15 Sep 2022
By Samuel B Tasker
As the Wind Industry matures, and OEMs face steep price-driven market challenges, the notion of traditional risk models are changing. OEM competence and the capability to continue to adequately serve the market is questionable. Even with OEM warranty coverage, there are contract carve-outs for parts like blade wear-and-tear, caps on component failure rates, liability limits, and shortages that give reason for additional business considerations to owners.
The Wind OEM is primarily the designer and not the direct manufacturer; OEM platforms are less vertically integrated, with fewer IP barriers. Because OEMs depend more on sub-suppliers, the US Wind Industry supplier base has matured, and can provide services directly to owners.
Wind OEMs also heavily outsource for service support in the market, which drives owners to seek support directly from sources or self-perform. The recent entrance of institutional investors into the services segment created consolidation of dozens of smaller suppliers into fewer large suppliers. These consolidated suppliers can tout an ‘all of the above’ offering. Where OEM support is waning, limited, or where economics and risk otherwise make more sense, owners can reasonably find quite capable non-OEM options.
In turn, the US Wind Industry employs a combination of operating philosophies, with perhaps only ~30 percent of the market self-performing some portion of their assets. The remaining work is contracted to suppliers.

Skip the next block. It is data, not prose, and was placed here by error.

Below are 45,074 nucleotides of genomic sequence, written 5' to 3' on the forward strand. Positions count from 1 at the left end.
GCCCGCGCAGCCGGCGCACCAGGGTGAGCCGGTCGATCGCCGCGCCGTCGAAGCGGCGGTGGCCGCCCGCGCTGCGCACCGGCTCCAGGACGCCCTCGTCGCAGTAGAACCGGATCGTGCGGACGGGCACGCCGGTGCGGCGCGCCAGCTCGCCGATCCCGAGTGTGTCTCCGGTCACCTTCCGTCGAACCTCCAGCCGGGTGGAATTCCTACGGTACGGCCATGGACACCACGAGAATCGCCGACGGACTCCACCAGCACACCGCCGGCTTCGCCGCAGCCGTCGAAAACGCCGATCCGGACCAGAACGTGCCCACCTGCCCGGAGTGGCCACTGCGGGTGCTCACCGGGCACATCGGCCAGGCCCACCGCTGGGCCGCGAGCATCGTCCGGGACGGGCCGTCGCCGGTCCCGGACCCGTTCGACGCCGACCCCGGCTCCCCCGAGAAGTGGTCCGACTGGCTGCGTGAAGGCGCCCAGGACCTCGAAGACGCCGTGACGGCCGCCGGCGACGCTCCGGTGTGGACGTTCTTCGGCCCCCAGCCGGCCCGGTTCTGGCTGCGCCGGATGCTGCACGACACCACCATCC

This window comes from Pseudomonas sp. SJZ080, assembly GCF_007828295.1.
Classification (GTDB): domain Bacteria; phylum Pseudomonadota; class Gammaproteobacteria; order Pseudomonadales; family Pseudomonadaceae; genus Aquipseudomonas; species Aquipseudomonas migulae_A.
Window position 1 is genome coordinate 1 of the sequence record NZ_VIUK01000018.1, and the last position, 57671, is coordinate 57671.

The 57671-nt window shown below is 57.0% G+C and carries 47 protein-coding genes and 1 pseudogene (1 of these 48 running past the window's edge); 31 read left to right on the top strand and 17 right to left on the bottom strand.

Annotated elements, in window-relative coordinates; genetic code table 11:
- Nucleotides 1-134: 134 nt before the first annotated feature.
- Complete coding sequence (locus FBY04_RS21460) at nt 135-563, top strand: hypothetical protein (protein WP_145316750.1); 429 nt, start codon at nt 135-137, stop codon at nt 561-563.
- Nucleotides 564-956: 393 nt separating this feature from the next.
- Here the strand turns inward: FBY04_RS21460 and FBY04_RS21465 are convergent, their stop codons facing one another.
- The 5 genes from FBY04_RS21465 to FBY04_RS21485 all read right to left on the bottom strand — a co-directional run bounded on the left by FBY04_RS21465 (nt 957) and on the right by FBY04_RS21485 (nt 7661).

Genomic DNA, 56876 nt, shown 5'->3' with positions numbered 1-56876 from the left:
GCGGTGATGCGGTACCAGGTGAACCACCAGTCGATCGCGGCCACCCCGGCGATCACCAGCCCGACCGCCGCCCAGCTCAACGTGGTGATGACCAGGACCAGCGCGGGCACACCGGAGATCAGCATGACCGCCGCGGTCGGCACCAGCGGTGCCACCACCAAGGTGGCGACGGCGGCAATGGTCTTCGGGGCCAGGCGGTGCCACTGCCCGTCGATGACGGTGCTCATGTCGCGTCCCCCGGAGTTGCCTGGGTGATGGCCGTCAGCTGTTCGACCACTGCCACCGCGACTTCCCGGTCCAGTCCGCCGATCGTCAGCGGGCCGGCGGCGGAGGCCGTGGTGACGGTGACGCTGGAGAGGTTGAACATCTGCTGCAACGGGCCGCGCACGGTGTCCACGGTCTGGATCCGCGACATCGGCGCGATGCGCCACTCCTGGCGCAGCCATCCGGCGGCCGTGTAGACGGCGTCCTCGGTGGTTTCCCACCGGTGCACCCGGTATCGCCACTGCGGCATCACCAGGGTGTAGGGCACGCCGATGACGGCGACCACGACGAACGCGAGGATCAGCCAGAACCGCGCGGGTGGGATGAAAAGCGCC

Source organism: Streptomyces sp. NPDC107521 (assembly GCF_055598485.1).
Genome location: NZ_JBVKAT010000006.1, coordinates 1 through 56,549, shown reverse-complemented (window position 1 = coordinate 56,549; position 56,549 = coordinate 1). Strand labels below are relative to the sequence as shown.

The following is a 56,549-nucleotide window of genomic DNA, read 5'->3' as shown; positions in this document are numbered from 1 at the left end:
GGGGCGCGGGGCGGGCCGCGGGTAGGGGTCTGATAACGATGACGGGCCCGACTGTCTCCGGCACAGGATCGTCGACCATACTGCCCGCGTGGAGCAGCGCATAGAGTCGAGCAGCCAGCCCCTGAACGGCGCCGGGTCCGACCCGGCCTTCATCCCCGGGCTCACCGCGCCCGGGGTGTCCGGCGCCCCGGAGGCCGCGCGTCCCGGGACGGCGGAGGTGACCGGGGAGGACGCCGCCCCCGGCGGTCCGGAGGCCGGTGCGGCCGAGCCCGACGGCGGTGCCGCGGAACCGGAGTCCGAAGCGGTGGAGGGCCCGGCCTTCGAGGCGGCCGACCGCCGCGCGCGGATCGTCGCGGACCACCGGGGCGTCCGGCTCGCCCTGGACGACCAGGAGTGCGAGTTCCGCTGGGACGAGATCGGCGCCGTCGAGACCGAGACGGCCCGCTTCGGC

Philosophies drive strategy
A procurement philosophy depends on the operating approach. Some companies will use OEM channels to operate as a primary supplier. OEM operating strategy, or simply a small operating footprint, may work without a procurement team. Other companies that grow away from OEM dependence, or have a larger operating footprint, have more complex demands and require procurement strategies.
Traditionally low-risk and externally insured companies may be very reliant on the OEM for longer term warranty and services after the initial equipment purchase. This stems from investor models relying on the OEM to hedge risk. Such owners mitigate risks to the model with independent audits, and can use a limited management model to ensure the OEMs are delivering on obligations.
On the other hand, a traditionally higher-risk and often internally insured model is less reliant on the OEM for service and warranty after the initial equipment purchase. Such self-performers take on the risk internally with more robust teams for engineering, operations, analytics, and supply chain. In companies that are less reliant on the OEM as a supplier, a strong procurement arm is vital.
Procurement departments are included in business models when supplier management can be used to leverage value with multiple competitor suppliers. When employed, procurement teams are expected to drive the commercial activity and contracts involving company expenditures. Procurement teams are expected to attract and maintain supplier relationships when external resources are needed for special skillsets, preferred economics, or resource availability.
In short, procurement buys from and manages suppliers, but strong and experienced business acumen is required. Procurement functions at a crossroads with overlapping competencies that include EHS & Quality, Engineering & Operations, IT, Asset Management, Legal, and Compliance. They must be able to structure and standardize tools for multiple disciplinary scopes of work. Procurement leaders are trained to counter-negotiate sales ninjas and create a level playing field to fairly and economically evaluate supplier offerings.